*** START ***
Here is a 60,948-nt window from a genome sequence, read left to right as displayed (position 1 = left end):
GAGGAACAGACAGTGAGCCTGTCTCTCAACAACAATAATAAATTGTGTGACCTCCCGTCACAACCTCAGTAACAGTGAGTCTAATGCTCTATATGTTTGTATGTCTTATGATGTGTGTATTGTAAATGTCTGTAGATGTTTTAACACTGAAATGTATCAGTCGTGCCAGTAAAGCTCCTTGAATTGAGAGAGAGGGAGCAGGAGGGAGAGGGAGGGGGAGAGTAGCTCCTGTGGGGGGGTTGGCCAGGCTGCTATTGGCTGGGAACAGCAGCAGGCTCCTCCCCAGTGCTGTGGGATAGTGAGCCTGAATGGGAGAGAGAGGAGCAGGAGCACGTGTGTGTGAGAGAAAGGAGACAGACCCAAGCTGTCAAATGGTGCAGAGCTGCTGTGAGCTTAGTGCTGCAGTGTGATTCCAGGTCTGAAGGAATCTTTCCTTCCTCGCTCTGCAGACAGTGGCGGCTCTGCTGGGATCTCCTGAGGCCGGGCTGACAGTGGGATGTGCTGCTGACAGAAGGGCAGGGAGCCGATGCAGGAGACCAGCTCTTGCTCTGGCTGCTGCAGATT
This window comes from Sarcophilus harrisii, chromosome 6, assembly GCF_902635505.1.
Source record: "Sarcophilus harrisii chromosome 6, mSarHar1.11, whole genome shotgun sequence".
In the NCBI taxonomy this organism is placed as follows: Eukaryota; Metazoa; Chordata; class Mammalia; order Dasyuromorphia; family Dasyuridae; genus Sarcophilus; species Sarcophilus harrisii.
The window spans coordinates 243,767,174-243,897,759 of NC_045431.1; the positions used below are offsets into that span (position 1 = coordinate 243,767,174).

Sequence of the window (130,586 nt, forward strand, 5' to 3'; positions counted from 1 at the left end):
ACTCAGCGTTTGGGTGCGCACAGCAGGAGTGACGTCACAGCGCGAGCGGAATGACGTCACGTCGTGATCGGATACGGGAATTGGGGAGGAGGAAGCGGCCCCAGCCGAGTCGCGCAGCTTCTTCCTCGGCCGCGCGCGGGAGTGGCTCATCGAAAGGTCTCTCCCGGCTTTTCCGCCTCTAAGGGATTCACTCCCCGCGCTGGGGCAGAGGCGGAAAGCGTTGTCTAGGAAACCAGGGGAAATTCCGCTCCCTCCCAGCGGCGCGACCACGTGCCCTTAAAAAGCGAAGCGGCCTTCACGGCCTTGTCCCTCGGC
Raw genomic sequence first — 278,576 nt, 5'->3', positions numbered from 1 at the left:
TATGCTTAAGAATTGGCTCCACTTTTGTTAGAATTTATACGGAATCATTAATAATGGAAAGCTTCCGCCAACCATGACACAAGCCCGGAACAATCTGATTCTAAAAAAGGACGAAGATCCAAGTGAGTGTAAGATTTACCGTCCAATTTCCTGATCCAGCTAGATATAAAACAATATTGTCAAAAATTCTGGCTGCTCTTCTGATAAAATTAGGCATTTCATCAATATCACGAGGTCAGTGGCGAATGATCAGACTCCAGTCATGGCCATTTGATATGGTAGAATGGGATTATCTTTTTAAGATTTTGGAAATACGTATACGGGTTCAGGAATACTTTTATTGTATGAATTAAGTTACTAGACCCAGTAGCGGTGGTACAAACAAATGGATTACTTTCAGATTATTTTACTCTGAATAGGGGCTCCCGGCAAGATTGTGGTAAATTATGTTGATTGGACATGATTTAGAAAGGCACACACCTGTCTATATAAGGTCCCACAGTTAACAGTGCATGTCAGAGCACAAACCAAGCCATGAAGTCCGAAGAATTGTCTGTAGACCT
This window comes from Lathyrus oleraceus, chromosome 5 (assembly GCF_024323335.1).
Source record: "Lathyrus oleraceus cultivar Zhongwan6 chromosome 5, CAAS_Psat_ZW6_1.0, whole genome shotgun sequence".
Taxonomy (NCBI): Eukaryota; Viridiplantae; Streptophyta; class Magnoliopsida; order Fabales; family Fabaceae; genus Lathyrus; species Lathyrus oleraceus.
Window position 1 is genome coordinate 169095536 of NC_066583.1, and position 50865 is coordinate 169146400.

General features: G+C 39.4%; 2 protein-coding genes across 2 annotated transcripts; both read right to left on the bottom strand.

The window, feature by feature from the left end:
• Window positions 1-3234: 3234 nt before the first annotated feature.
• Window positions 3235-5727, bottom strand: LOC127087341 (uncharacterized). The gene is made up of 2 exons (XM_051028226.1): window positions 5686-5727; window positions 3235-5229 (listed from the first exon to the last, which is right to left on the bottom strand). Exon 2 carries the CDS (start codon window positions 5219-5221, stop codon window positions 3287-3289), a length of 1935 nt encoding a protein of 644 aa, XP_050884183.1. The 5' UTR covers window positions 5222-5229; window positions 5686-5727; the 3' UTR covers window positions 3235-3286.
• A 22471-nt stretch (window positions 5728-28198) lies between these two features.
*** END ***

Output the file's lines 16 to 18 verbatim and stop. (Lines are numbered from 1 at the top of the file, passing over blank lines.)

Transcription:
The window, feature by feature from the left end:
• Window positions 1-3234: 3234 nt before the first annotated feature.
• Window positions 3235-5727, bottom strand: LOC127087341 (uncharacterized). The gene is made up of 2 exons (XM_051028226.1): window positions 5686-5727; window positions 3235-5229 (listed from the first exon to the last, which is right to left on the bottom strand). Exon 2 carries the CDS (start codon window positions 5219-5221, stop codon window positions 3287-3289), a length of 1935 nt encoding a protein of 644 aa, XP_050884183.1. The 5' UTR covers window positions 5222-5229; window positions 5686-5727; the 3' UTR covers window positions 3235-3286.